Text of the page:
Although these trials answered several questions, they also posed new ones, said Ledermann. The PRIMA study was carried out on patients with poor prognosis without using bevacizumab (the standard of care), whereas the PAOLA-1 study added olaparib to bevacizumab, so the effects of the drugs cannot be disentangled. In the PRIMA study, patients receiving niraparib had a longer PFS than those who received placebo while in the PAOLA study there was no difference in the two groups (bevacizumab plus olaparib versus bevacizumab alone). More questions arise analyzing the effect of niraparib in the PRIMA trial or olaparib in the PAOLA-1 trial on HRd+ and – patients (with or without BRCA mutation), as both show a decrease in efficacy.
Ledermann also discussed the definitions of platinum sensitivity and platinum resistance. “They just don’t make sense, especially as we understand more about the molecular biology of the disease” he said. “How can we say that a tumor is resistant if it relapses within the first 6 months while we say that it is platinum sensitive if it relapses 6 months and one day after the first treatment?” he argued.
Ledermann supported the published earlier this year, which suggest avoiding the use of the relapse’s timing to define platinum sensitivity and, instead, to take into account the biology of ovarian cancer. “We need to translate our knowledge into clinical practice, and to move away from rigid definitions that prevent us from using platinum in patients who could benefit from it” he said.
Finally, the expert discussed the development of PARP inhibitor maintenance therapy in recurrent ovarian cancer. In 2014, study 19 was the first to use olaparib as a maintenance strategy in BRCA-mutated ovarian cancer (after platinum-based therapy). A few years later the drug was licensed for the BRCA-mutated population. Shortly after, the same study, together with the NOVA and ARIEL 3 trials, allowed the license to be extended to all patients; in 2019 the license was extended to first line therapy thanks to the SOLO-1 trials results.
“We want to stop ovarian cancer prognosis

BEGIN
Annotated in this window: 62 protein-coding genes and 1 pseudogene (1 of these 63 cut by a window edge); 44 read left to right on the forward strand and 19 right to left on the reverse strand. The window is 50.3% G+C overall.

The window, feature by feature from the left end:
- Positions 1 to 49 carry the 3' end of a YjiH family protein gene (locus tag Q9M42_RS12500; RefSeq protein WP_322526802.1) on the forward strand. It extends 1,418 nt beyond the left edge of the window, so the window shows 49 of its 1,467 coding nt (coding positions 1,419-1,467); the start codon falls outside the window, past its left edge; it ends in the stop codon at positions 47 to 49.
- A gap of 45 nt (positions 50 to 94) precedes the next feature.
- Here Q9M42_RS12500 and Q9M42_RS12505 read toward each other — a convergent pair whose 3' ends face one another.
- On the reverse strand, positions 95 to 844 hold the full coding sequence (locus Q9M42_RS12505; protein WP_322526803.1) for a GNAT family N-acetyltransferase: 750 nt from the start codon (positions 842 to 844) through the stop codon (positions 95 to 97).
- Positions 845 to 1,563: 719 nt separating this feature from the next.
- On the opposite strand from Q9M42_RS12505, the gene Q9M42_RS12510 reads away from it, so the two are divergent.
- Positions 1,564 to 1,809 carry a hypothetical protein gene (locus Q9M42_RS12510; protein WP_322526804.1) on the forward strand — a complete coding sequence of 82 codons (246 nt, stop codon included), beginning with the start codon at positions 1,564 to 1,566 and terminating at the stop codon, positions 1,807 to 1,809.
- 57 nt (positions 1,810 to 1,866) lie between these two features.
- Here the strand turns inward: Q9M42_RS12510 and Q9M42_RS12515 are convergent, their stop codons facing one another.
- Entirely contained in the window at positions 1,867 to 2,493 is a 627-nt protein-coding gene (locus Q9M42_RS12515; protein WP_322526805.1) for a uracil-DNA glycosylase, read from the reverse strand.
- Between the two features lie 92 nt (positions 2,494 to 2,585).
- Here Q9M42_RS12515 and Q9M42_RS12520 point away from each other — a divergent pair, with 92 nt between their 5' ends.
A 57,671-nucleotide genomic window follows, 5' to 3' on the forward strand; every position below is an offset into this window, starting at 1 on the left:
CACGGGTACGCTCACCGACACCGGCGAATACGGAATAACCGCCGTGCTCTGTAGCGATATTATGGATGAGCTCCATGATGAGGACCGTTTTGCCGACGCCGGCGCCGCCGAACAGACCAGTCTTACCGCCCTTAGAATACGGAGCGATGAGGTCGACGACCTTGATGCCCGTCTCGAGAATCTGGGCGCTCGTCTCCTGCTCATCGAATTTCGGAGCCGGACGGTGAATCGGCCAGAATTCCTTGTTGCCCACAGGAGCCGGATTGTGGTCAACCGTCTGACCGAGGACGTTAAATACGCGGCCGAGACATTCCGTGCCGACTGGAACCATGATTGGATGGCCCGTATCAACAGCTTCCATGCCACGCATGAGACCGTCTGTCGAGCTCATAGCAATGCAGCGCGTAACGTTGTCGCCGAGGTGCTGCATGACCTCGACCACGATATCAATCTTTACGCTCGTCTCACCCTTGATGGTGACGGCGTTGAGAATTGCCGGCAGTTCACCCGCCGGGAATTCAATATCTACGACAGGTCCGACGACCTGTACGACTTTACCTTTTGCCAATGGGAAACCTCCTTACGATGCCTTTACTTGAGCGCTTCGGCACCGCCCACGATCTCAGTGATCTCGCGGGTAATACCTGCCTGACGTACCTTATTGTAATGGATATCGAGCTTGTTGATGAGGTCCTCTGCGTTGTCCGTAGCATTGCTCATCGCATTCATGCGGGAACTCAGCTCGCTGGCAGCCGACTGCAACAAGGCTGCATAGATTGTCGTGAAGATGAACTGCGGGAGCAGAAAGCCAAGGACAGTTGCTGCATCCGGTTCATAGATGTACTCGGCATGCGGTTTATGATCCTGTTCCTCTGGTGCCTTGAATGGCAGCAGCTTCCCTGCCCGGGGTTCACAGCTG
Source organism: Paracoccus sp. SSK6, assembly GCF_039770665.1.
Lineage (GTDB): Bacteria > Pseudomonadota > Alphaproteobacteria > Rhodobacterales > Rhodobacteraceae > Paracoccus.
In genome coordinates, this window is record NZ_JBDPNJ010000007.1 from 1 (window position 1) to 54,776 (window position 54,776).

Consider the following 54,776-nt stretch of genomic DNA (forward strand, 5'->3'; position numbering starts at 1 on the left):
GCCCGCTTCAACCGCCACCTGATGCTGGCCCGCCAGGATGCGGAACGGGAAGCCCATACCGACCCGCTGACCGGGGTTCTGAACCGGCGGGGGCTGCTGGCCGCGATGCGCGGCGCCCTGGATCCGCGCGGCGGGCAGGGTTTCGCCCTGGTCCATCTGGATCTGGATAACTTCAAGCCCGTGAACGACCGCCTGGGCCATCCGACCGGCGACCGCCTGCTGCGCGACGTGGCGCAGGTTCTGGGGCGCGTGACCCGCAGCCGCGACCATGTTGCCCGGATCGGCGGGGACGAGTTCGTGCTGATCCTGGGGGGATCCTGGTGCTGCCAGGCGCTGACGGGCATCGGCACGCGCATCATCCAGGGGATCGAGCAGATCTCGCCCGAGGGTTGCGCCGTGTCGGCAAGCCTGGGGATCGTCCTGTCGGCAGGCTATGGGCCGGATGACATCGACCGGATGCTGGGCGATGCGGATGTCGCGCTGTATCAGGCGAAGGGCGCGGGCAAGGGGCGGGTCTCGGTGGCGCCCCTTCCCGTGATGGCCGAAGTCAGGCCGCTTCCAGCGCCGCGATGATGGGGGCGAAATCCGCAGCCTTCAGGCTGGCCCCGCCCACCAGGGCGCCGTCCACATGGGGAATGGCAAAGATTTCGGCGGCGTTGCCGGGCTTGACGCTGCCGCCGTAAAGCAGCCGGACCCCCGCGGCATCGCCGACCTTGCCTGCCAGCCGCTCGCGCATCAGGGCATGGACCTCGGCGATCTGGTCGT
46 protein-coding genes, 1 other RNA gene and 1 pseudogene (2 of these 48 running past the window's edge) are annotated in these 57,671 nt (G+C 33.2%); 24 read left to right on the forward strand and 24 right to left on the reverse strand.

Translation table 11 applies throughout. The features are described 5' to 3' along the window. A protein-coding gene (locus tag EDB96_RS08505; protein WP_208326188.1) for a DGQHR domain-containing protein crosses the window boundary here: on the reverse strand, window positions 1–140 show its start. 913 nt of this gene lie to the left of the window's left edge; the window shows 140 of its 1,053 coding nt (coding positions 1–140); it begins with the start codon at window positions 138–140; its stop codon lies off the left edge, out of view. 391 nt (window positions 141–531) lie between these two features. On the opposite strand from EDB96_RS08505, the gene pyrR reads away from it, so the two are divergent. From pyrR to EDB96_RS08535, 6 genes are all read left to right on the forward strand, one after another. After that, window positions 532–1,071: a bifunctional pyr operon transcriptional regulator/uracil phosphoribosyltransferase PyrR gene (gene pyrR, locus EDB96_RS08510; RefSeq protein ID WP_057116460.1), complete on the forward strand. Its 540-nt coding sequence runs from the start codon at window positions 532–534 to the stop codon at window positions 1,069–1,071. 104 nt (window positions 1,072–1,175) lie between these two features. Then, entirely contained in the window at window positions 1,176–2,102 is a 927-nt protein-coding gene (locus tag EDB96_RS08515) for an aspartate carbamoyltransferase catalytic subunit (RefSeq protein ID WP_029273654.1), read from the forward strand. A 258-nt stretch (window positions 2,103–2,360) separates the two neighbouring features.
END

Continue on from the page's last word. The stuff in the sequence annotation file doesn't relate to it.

being a question of luck”
“This is just the beginning, we are clearly going to see greater changes as soon as the results of the three studies will be submitted to the regulatory authorities” said Ledermann.
A patient’s perspective
Charo Hierro — a patient advocate and member of , the Spanish association for women with ovarian and gynecological cancers and their families — took the stage to speak about patients’ expectations and what needs to be changed in the future.
Patients from all over Europe face a number of problems, Hierro said, from diagnosis to treatment. It usually takes a long time to reach a diagnosis due to the non-specific symptoms, and primary care doctors commonly refer the patients to a gastroenterologist. “Diagnosis can take from one month — if you are lucky — to six, seven, or even more months if you are not” she said. “As ovarian cancer is very aggressive, this delay in results in a worsening of the disease.”
80% of patients are diagnosed with stage III or IV ovarian cancers. Because many doctors don’t suspect ovarian cancer when they see patients with symptoms, such as bloating, pelvic or abdominal pain, trouble in eating or feeling full quickly, and urinary urgency, patients groups advise women and GPs to take these symptoms seriously if they persist for more than two weeks.
“Surgery is the only factor that can improve the prognosis” said Hierro. The survival of the patient is strictly connected to the quality of the surgery: it must be carried out by a gynecologic oncologist within a multidisciplinary team; hospitals must have all the necessary equipment and must perform at least 20 ovarian cancer surgeries per year. But gynecologic oncology is not officially recognised as a sub-speciality in all countries and often the team is not specialized, argued the advocate.
Hierro said that doctors have the duty to listen to their patients, and to know how to deal with them in a proper and sensitive manner, encouraging them to ask questions, and providing accurate advice. So all doctors should be trained accordingly, she said.
She also talked about the importance of joining a patient association. “Patients are often reluctant to join an association” she said. “They are afraid and they don’t want to be in touch with other patients. Sometimes they don’t know the benefits they can get, and some are simply not informed about the existence of an association” she said.
To spread their message and as a reminder for doctors, ASACO created the “Stone by stone” initiative: members paint stones with colorful images or uplifting messages, and include the ASACO logo and information. The stones are left in doctors’ offices, public parks or buildings.
Hierro said that associations or advocacy groups representing all gynecological cancers — particularly ovary, endometrial, cervix, vulva and rare cancers — exist in many countries, and most of them are part of the wider ESGO network called .
The patient advocate ended with a clear expectation for the upcoming year: “We want to stop ovarian cancer prognosis being a question of luck”, she said.